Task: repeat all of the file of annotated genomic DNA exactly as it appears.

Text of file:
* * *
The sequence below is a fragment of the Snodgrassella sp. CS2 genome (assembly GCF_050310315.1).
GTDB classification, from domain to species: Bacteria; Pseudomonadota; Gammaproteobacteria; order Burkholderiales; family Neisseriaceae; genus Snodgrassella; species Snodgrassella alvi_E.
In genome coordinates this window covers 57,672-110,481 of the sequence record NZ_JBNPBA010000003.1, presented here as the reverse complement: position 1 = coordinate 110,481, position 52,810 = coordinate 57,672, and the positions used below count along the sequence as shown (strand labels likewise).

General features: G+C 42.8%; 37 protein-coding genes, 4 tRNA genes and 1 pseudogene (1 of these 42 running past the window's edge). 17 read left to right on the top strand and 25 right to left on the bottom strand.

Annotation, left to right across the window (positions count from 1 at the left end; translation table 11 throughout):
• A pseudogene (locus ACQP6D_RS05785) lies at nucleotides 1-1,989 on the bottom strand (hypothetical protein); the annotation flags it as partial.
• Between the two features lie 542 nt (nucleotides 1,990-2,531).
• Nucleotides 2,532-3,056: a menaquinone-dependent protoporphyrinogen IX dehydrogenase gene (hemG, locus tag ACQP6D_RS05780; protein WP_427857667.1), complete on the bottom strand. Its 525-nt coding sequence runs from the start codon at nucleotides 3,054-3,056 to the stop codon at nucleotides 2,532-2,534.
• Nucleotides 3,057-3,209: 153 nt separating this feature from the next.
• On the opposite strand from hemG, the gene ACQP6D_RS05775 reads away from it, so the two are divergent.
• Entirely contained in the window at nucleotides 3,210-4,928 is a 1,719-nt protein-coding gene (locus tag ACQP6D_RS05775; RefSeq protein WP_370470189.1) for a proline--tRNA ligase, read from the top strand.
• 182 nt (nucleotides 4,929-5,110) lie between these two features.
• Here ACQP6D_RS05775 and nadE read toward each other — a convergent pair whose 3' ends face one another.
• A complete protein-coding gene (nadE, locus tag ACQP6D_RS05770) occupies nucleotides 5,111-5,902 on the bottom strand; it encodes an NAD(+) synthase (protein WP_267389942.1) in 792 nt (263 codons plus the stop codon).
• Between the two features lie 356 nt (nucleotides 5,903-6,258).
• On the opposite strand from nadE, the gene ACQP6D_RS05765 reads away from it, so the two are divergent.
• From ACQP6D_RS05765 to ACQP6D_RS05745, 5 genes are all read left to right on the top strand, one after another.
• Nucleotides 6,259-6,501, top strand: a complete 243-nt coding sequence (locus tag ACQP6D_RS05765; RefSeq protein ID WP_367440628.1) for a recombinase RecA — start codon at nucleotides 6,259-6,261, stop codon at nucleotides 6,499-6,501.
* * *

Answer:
The sequence below is a fragment of the Snodgrassella sp. CS2 genome (assembly GCF_050310315.1).
GTDB classification, from domain to species: Bacteria; Pseudomonadota; Gammaproteobacteria; order Burkholderiales; family Neisseriaceae; genus Snodgrassella; species Snodgrassella alvi_E.
In genome coordinates this window covers 57,672-110,481 of the sequence record NZ_JBNPBA010000003.1, presented here as the reverse complement: position 1 = coordinate 110,481, position 52,810 = coordinate 57,672, and the positions used below count along the sequence as shown (strand labels likewise).

General features: G+C 42.8%; 37 protein-coding genes, 4 tRNA genes and 1 pseudogene (1 of these 42 running past the window's edge). 17 read left to right on the top strand and 25 right to left on the bottom strand.

Annotation, left to right across the window (positions count from 1 at the left end; translation table 11 throughout):
• A pseudogene (locus ACQP6D_RS05785) lies at nucleotides 1-1,989 on the bottom strand (hypothetical protein); the annotation flags it as partial.
• Between the two features lie 542 nt (nucleotides 1,990-2,531).
• Nucleotides 2,532-3,056: a menaquinone-dependent protoporphyrinogen IX dehydrogenase gene (hemG, locus tag ACQP6D_RS05780; protein WP_427857667.1), complete on the bottom strand. Its 525-nt coding sequence runs from the start codon at nucleotides 3,054-3,056 to the stop codon at nucleotides 2,532-2,534.
• Nucleotides 3,057-3,209: 153 nt separating this feature from the next.
• On the opposite strand from hemG, the gene ACQP6D_RS05775 reads away from it, so the two are divergent.
• Entirely contained in the window at nucleotides 3,210-4,928 is a 1,719-nt protein-coding gene (locus tag ACQP6D_RS05775; RefSeq protein WP_370470189.1) for a proline--tRNA ligase, read from the top strand.
• 182 nt (nucleotides 4,929-5,110) lie between these two features.
• Here ACQP6D_RS05775 and nadE read toward each other — a convergent pair whose 3' ends face one another.
• A complete protein-coding gene (nadE, locus tag ACQP6D_RS05770) occupies nucleotides 5,111-5,902 on the bottom strand; it encodes an NAD(+) synthase (protein WP_267389942.1) in 792 nt (263 codons plus the stop codon).
• Between the two features lie 356 nt (nucleotides 5,903-6,258).
• On the opposite strand from nadE, the gene ACQP6D_RS05765 reads away from it, so the two are divergent.
• From ACQP6D_RS05765 to ACQP6D_RS05745, 5 genes are all read left to right on the top strand, one after another.
• Nucleotides 6,259-6,501, top strand: a complete 243-nt coding sequence (locus tag ACQP6D_RS05765; RefSeq protein ID WP_367440628.1) for a recombinase RecA — start codon at nucleotides 6,259-6,261, stop codon at nucleotides 6,499-6,501.